Michael D. Moberly July 26, 2010
Among the regular readers of this blog, there’s probably a commonality many of us share, that is, when we attend/participate in a business meeting, we are inclined to look for the often times invisible, but nevertheless present, ‘900 pound gurerrilla’s’ that are being overlooked, and wonder why?
To be sure, there is a 900 pound economic gurerrilla in most every companies c-suite and board room that unfortunately is often ignored, dismissed, and overlooked, but still plays an increasingly integral role in and lays critical foundations relative to a company’s value, its sources of revenue, sustainability, and future wealth creation. That 900 pound guerrilla I’m referring to of course, are a company’s intangible assets!
Reasons for expressing misgivings about and/or reluctance to really engage a company’s intangible assets are as varied as there are categories and types of intangibles. Typically though, there remain a significant percentage of management teams and boards who, when they think about (company) assets, their inclination is to see primarily physical, or tangible assets such as property, equipment, real estate, accounts receivable, and perhaps various types of securities. Presumably, those boards and management teams believe these so-called hard assets, i.e., ones that can be seen, touched, and are entered on company balance sheets, are the ones that really matter, and therefore remain, at least in their eyes, as the dominant (primary) means that drive and deliver company value and revenue.
Of course, the business realities and economic facts flowing from the knowledge (intangible asset) based global economies clearly convey something quite different, that is, 65+% of most company’s value, sources of revenue, and future wealth creation today lie in – evolve directly from intangible assets, not tangible assets.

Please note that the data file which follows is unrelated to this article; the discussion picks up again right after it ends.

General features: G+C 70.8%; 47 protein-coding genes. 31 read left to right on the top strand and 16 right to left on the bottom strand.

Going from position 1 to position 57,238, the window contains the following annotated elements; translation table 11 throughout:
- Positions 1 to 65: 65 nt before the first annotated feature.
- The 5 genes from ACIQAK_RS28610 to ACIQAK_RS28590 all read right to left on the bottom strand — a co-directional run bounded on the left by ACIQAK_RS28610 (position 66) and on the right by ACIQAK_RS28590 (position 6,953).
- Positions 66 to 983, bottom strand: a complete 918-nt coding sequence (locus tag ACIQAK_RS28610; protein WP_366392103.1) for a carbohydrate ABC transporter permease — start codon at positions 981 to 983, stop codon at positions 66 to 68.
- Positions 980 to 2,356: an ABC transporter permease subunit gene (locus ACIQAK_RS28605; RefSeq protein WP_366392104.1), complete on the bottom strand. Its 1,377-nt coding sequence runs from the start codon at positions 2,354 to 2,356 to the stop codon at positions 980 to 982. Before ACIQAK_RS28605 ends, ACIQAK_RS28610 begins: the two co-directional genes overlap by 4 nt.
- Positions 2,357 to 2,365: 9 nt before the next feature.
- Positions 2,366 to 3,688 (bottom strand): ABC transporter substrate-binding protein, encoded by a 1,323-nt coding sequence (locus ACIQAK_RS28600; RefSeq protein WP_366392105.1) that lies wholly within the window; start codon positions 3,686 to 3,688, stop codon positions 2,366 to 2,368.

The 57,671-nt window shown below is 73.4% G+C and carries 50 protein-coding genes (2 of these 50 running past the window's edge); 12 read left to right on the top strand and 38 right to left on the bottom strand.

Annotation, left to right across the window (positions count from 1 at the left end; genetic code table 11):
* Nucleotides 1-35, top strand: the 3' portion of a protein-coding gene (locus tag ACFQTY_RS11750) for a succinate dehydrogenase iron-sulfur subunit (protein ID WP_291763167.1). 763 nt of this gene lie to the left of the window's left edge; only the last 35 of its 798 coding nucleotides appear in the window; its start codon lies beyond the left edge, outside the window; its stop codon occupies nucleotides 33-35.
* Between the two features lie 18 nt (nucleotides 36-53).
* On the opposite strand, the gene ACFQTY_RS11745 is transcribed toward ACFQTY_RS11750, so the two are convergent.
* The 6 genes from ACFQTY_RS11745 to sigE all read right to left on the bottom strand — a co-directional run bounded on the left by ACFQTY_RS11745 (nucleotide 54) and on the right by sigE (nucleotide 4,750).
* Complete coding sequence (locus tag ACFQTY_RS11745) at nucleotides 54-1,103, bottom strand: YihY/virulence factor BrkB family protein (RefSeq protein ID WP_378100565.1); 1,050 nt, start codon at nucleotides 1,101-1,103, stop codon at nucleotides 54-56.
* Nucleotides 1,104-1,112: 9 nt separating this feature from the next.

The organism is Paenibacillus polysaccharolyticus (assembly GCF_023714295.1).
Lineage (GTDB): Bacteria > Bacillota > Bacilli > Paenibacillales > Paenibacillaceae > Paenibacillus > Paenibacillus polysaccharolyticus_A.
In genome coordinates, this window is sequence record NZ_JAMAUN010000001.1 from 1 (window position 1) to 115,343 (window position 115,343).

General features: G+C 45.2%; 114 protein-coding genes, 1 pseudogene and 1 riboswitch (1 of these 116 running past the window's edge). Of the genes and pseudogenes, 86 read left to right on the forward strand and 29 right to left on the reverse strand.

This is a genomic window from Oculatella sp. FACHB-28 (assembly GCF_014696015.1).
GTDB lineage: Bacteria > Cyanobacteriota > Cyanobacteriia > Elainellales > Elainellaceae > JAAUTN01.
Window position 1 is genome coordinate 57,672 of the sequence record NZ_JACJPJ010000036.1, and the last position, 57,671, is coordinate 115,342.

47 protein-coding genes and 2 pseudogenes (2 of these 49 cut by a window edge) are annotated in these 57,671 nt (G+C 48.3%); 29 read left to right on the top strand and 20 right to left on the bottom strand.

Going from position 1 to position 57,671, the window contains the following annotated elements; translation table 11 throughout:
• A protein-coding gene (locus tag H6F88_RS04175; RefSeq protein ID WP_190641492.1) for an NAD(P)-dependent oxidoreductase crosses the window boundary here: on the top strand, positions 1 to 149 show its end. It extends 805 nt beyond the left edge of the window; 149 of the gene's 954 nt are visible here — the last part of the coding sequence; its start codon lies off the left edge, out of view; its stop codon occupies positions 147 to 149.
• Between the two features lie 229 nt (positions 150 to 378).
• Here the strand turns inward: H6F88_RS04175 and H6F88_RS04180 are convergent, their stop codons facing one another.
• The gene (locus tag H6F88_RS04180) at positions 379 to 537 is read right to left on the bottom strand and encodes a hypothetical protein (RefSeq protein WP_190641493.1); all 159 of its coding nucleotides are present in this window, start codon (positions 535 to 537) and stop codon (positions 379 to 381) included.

So, while my conversations with a cross section of management teams and boards, particularly in the small and mid-sized company arenas, reveal a general familiarity with intangibles, there’s little objective evidence, below the surface, that indicates there’s a deeper appreciation how intangibles have literally become embedded and integral to most company’s routine (business) operations, processes, and procedures insofar as they individually and collectively contribute to elevating (company) value, deliver competitive advantages, and serve a key sources/contributors to revenue.
There is another, very timely and relevant, explanation why some management teams and boards are not as receptive as they should (could) be relative to learning more about and seeking opportunities to more effectively utilize, exploit, and convert their companies intangibles into value and sources of revenue. That explanation is, as the saying goes, ‘when you’re up to your hips in alligators, one may have forgotten the original goal was to drain the pond’.
So, I hear some management teams and boards say ‘please don’t bother us with theoretical discussions about why we should pay more attention to intangible assets when our company ‘is up to its hips in alligators’ and fighting everyday for its financial survival, ala, the recession.
To that I say, intangible assets are not some theoretical concept. They’re real, integral, and irreversible foundations to the knowledge (intangible asset) based global economies. And, albeit I am a strong advocate of intangibles, now may be the perfect, perhaps even the best time for management teams and boards to seriously dig into the intangible assets their company is producing or has acquired and figure out how those assets can better serve their company versus remaining stagnant, un-exploited, and otherwide not delivering – producing their potential.
The ‘Business IP and Intangible Asset Blog’ is researched, written, and produced by Mr. Moberly to provide insights and additional and sometimes alternative views for company management teams, boards, and employees to aid in identifying, assessing, valuing, protecting, and profiting from their intangible assets. I welcome and respect your comments and perspectives at firstname.lastname@example.org.